First Soap Serial Sponsor,
First Daytime Serial Program
"Good morning, radio listeners.....
Clara, Lu, 'n Em, brought to you by the makers of Super Suds,
the only soap created especially for dishwashing.
Soap that dissolves instantly and completely.
Protecting the smooth, white loveliness of your hands."
--- Jean Paul King
Lincoln, Me. (DG) --
& Gamble was the dominant sponsor of the serial programs heard on
network radio. The sponsorship of its soap products labeled this type
of program the slang term "Soap Opera." While the company became
the dominant sponsor, it wasn't the first to have a soap product sponsor a
serial. That honor belonged to the Colgate-Palmolive-Peet Company.
On Tuesday, January 27, 1931, the first broadcast of CLARA, LU, 'n
EM aired on NBC's Blue Network for Super Suds. There
was no real story to this program, but there was a lot of gossip and chatter
among 3 women who lived in a small town duplex. The 3 ladies, Clara
Roach, Lu Casey, and Emma Krueger, talked about anything and everything from
their families to the high prices at the grocery store to politics.
Each episode concerned what was said among the 3 ladies--- and it made for
some interesting listening.
When the program debuted, it was on the air Tuesday-Saturday at 10:30 PM.
Since most serial programs of that time usually aired from 6 PM-8 PM,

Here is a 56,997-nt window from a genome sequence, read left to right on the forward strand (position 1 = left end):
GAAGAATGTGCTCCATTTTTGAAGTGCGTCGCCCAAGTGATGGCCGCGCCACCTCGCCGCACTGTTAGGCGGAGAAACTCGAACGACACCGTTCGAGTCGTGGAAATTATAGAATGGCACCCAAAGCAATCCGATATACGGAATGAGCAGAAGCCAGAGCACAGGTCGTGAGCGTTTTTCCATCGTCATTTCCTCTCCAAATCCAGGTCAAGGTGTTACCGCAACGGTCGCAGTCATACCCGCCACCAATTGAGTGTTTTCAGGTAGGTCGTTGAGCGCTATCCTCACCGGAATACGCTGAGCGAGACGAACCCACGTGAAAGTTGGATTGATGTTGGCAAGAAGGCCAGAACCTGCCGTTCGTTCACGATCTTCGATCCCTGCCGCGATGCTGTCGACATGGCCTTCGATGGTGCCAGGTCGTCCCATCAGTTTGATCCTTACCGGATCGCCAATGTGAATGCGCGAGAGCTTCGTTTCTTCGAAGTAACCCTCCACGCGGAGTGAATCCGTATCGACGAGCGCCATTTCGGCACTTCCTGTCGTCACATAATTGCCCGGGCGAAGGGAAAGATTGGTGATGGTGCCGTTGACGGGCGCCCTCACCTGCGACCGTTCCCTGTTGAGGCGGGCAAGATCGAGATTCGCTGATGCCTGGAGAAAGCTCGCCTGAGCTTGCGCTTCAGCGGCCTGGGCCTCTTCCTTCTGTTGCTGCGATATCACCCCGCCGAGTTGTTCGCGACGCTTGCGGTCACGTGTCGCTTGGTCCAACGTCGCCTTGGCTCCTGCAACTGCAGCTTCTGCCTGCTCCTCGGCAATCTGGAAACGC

CLARA, LU, 'n EM was misplaced in its late night time slot.
Since Colgate-Palmolive-Peet thought the program was worth keeping
on the air, it was necessary to move it to a new time. On Monday, February
15, 1932, the serial was moved to new territory--- daytime radio. Heard
every weekday morning at 10:15 AM on NBC's Blue Network, CLARA, LU 'n
EM made history as the first daytime serial on network radio.
Of course, Super Suds continued to sponsor the program.
In doing so, Super Suds was the first soap product to sponsor
the first network daytime serial program..
If you noticed the enclosed ad, Clara, Lu, and Em didn't mind sharing their
dishwashing experiences with Super Suds with the readers (who
were also radio listeners). During the early 1930's, Super Suds
introduced a series of print ads starring the chatty trio. It was a
short story on how they informed their friends that Super Suds
was the soap to use for dishwashing.
The Super Suds Clara was using in the ad wasn't the same
product that was packaged in the blue box in later years. This
Super Suds, packaged in the bright red box, was a soap product
that was made especially for dishwashing. Unlike other soaps,
Super Suds' hollow bead content dissolved completely in water.
Instead of leaving a disgusting mess on the bottom of the dishpan, Super
Suds had an abundant amount of suds where the soap was needed the
most. From the first glass to the last frying pan, Super Suds
was always ready to clean anything and everything in the dishpan.
CLARA, LU, 'n EM was a successful alternative to the cooking
and household hints programs that dominated the limited daytime schedule on
network radio. It was also the opening for other daytime serials---
including the debut of OXYDOL'S OWN MA PERKINS, the first daytime
serial on network radio to be sponsored by a Procter & Gamble